News briefs

Employers asked to address domestic violence • Film sector jobs threatened • CEOS bullish on HR at Royal Bank • Certifying compensation experts • HR aces • The high cost of Internet viruses
By
|Canadian HR Reporter|Last Updated: 02/12/2004

Employers asked to address domestic violence

Winnipeg

— Manitoba is launching a workplace campaign to combat domestic violence. Labour Minister Nancy Allan said domestic violence affects employee health and safety, productivity and absenteeism and an employer’s bottom line. It also creates a greater risk of violence in the workplace, she said, adding the amount of time people spend at work makes it an ideal place for assistance. Information is being sent to employers and is available at www.gov.mb.ca/wd.

Film sector jobs threatened

Vancouver

— Manufacturers and exporters aren’t the only ones worried about the high Canadian dollar. The B.C. Council of Film Unions says it’s considering wage concessions because the exchange rate is making it less attractive for American movie and television productions to film in Canada. With 50,000 B.C. jobs at stake, the council says the province should do its part by dropping the provincial sales tax on movie productions, a cost not added in other provinces.

CEOS bullish on HR at Royal Bank

Toronto

— Canadian CEOs picked Royal Bank Financial Group as the most respected firm for HR management. Royal was voted number one for the second year in a row in the annual survey by Ipsos-Reid and consulting firm KPMG. To see who else made the list, visit www.hrreporter.com, select “Advanced Search” and enter article #2954.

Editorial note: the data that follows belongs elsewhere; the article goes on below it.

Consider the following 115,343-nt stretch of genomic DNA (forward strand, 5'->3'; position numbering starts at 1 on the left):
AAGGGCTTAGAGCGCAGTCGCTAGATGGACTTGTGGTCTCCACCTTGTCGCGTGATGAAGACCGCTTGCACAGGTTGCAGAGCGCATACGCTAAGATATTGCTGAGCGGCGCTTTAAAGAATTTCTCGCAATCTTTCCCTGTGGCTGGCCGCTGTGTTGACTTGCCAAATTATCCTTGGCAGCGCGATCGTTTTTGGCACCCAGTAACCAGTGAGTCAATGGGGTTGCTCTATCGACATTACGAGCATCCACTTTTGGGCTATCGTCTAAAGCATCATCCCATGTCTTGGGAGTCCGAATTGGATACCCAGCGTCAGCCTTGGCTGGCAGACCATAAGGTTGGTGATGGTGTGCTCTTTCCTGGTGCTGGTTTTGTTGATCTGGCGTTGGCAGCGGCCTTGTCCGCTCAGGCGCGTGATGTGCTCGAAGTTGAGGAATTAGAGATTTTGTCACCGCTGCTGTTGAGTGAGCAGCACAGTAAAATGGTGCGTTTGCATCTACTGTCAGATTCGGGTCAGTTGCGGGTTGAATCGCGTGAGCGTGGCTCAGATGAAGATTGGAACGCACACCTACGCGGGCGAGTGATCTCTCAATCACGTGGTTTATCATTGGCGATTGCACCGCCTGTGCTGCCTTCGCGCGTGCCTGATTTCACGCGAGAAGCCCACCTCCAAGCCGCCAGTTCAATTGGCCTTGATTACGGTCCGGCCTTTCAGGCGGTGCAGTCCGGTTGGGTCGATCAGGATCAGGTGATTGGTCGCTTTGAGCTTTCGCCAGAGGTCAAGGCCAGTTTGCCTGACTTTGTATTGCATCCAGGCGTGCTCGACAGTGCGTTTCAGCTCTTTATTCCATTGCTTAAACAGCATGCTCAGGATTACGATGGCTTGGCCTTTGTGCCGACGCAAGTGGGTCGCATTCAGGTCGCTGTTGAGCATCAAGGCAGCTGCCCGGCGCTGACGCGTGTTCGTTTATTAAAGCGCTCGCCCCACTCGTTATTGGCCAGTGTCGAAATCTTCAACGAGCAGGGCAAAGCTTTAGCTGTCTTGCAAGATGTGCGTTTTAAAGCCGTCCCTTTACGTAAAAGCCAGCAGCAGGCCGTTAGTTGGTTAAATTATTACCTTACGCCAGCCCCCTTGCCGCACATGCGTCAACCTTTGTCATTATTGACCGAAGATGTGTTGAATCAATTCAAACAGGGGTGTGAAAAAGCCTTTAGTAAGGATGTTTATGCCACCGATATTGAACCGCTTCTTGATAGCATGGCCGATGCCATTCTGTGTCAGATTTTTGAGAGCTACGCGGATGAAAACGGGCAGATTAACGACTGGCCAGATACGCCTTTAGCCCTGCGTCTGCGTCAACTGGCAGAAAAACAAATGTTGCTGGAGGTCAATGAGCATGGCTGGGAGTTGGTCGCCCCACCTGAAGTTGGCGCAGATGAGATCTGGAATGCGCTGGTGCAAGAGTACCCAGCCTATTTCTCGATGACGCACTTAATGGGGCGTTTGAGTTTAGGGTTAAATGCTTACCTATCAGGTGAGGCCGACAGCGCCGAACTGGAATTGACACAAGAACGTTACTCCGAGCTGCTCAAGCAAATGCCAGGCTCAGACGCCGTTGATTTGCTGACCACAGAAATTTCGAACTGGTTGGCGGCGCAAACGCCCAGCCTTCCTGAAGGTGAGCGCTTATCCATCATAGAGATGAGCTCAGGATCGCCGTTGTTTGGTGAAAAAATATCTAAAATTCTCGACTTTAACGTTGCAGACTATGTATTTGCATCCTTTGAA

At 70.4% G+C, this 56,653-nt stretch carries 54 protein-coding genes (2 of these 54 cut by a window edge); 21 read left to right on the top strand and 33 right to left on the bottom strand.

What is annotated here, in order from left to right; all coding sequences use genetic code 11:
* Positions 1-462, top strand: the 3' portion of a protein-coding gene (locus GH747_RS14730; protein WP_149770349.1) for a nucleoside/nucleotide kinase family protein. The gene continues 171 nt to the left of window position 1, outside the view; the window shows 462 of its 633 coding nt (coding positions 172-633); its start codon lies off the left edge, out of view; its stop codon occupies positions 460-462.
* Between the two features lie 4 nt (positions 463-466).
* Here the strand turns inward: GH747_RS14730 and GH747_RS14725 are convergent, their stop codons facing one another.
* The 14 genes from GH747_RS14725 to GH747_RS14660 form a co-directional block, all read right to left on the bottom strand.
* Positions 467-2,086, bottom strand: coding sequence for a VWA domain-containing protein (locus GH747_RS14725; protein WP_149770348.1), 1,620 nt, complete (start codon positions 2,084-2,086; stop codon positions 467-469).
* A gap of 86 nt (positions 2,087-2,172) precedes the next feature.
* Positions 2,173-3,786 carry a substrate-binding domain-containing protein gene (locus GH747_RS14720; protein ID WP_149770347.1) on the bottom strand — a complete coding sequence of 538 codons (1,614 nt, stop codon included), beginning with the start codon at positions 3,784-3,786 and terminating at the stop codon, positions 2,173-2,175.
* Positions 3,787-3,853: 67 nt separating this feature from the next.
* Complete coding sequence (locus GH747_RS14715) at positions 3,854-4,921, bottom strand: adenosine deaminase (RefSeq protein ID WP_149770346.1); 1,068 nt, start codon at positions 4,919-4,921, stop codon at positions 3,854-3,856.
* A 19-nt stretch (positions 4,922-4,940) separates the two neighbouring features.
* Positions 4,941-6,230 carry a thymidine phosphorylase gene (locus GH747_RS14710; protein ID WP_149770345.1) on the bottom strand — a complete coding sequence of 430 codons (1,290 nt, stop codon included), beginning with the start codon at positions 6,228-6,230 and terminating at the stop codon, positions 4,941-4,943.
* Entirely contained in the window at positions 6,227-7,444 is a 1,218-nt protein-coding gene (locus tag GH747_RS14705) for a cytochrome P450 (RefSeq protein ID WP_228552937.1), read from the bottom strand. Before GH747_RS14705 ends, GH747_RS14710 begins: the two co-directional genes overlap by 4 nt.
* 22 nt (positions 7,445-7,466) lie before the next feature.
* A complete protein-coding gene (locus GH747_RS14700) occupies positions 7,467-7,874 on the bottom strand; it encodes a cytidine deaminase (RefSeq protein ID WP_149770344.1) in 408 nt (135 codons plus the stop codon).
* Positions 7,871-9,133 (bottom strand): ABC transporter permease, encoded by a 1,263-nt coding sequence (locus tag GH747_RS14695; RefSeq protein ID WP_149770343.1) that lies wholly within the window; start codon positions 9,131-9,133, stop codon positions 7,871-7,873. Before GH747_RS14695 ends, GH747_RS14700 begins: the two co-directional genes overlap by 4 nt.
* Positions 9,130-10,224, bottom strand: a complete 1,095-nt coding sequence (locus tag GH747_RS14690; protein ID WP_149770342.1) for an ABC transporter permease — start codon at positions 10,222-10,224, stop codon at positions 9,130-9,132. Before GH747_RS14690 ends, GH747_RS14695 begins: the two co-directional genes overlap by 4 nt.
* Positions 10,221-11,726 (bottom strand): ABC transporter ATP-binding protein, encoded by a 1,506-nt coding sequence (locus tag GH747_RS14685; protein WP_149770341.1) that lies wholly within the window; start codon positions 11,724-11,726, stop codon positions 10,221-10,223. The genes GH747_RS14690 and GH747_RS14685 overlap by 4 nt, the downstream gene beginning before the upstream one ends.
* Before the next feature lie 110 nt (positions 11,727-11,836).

Certifying compensation experts

Scottsdale, Ariz.

— Compensation and benefits association WorldatWork has created an affiliate organization, the WorldatWork Society of Certified Professionals, to administer certification exams for compensation, benefits and global remuneration professional designations.

HR aces

Toronto

— More than 300 people wrote the first national knowledge exam for the Certified Human Resources Professional designation last fall. With results now in, the top score in Canada goes to Denise Buchanan, director of HR at White Spot Limited in Vancouver. The highest scorers provincially were: Christine Davern, office manager, McPherson Leslie & Tyerman, Saskatoon; Nikolene Day, HR co-ordinator, Simplot, Brandon, Man; Kathryn Hodgson, HR advisor, Imperial Oil, Toronto, tied with Jessica Storchan, office administrator, JMO Business Systems, Concord, Ont.; Sandra Belliveau, HR consultant, Fort Jolly, N.B.; Andrew Walker, HR director, M.R. Schurman, Summerside, P.E.I.; and Sandi Chase, HR manager, Atlantic Building Cleaning, Halifax.

The high cost of Internet viruses

Tokyo

— Computer viruses cost businesses $71 billion globally in 2003, estimates anti-virus software maker Trend Micro. That’s up from about $17 billion in 2001, and the sum is expected to rise again this year.

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